Last month, I attended the third annual Yale Student Leadership Forum organized by the Association of Yale Alumni. This one-and-a-half-day forum enables students from across Yale University to develop leadership skills, meet successful leaders and bring student leadership to life with compelling speakers, panels, and workshops.
The speakers included Les Fagen, Senior Partner, Litigation Department, Paul, Weiss, Joan E. O’Neil, Vice-President, Development, Yale University and Andrew Klaber, President and Founder of Orphans Against AIDs. There were three main points that I took from hearing their stories:
- Leadership is a capability that can be developed;
- Development of leadership is a hard process. There is no short cut. You have to work hard.
- Yale changed their lives.
The most interesting module for me was one that featured film clips from Twelve O'Clock High and Dead Poet’s Society. Twelve O'Clock High is about a General who takes command of a B-17 squadron that is suffering from bad luck, low morale and high casualties. Dead Poet’s Society is about a teacher who encourages his students to seize the day. A general and a teacher are totally different people in different environments however they both effectively lead their followers to live for the moment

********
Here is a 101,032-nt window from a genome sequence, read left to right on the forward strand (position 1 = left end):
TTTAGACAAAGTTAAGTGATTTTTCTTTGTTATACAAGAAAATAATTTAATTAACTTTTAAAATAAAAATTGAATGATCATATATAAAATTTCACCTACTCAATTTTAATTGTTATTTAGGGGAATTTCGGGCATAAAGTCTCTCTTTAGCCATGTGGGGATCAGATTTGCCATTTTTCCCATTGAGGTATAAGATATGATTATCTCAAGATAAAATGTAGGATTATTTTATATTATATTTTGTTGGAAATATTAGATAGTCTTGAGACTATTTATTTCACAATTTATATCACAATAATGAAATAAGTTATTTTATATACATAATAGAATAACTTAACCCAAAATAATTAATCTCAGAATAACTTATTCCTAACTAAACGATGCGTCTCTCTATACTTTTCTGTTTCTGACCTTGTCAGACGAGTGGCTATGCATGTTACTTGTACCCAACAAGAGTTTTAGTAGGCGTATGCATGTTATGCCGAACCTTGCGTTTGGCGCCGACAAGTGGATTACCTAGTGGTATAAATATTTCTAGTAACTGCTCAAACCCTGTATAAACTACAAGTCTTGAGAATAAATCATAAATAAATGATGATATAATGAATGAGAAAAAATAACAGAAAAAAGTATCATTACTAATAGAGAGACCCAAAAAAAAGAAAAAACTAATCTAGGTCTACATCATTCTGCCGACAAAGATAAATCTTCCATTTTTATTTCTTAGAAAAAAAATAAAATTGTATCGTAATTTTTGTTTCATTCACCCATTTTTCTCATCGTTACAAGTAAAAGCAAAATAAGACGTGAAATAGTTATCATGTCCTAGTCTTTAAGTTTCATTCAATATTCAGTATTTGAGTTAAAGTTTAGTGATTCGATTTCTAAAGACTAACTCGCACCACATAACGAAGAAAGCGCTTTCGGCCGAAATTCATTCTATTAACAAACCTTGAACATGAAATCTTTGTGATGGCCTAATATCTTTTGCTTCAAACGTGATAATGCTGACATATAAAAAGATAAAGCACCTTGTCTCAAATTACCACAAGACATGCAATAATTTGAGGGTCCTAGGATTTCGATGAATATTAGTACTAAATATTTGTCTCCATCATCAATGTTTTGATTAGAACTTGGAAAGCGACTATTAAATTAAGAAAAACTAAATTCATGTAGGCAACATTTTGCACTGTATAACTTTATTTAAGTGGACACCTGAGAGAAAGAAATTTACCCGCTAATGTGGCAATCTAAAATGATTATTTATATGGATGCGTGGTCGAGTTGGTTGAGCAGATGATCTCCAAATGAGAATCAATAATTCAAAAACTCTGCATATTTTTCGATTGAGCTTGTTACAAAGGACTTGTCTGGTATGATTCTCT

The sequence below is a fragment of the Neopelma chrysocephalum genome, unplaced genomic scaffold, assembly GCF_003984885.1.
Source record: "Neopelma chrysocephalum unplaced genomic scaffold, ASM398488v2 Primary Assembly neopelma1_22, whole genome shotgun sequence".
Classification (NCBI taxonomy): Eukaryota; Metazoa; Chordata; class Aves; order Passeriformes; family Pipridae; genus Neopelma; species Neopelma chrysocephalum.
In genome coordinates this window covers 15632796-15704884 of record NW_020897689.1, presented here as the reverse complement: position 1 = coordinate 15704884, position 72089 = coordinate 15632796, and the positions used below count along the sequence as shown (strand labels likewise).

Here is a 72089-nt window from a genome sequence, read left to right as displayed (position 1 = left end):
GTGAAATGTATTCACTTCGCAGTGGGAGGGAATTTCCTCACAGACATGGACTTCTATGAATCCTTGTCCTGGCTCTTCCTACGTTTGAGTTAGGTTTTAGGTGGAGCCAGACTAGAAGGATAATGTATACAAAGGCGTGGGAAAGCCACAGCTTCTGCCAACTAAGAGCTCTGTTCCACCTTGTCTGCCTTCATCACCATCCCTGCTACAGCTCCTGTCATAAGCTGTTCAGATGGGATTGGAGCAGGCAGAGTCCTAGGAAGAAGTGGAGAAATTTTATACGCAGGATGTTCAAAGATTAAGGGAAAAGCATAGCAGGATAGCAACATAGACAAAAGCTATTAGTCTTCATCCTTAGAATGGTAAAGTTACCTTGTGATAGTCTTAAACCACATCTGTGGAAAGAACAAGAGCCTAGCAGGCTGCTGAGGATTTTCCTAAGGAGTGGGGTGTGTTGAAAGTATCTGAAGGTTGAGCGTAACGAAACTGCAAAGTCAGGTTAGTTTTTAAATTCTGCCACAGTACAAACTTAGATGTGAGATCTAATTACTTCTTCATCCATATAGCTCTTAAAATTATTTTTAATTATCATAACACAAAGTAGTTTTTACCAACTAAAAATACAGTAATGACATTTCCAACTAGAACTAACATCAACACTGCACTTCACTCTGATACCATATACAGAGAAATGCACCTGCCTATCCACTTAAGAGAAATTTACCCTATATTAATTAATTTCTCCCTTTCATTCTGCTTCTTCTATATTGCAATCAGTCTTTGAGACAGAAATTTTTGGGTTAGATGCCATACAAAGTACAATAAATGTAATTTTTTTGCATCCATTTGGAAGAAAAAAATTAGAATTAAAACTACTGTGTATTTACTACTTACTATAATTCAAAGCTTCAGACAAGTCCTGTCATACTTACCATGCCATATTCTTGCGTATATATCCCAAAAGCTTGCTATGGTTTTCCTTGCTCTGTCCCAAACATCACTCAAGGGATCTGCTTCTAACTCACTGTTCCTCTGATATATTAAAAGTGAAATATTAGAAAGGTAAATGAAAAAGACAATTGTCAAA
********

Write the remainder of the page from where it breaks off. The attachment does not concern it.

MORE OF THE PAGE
Mr. Keating, the teacher from Dead Poets Society, tells his students, “Seize the day boys, make your lives extraordinary.” The sentiment reflected in this quote is also suitable for us. We are so lucky to live in a fast growing era with unlimited possibilities. In my career I have gone from being a software engineer in a small group to a manager overseeing 700 hundred people witnessing the fast growth of the Chinese IT industry in the past decade. Although I have had success there have been opportunities missed because I was not fully prepared to seize the day. That’s why I have gone back to school to learn advanced management knowledge here. I am so lucky to study at Yale SOM which provides me with excellent courses and precious opportunities to have conversations with real world executives. I am like a droplet of water which has entered an ocean of knowledge and wisdom, enjoying my journey. And learning new things always make one happy. “It is indeed a pleasure to acquire knowledge and, as you go on acquiring, to put into practice what you have acquired.”(From Confucius)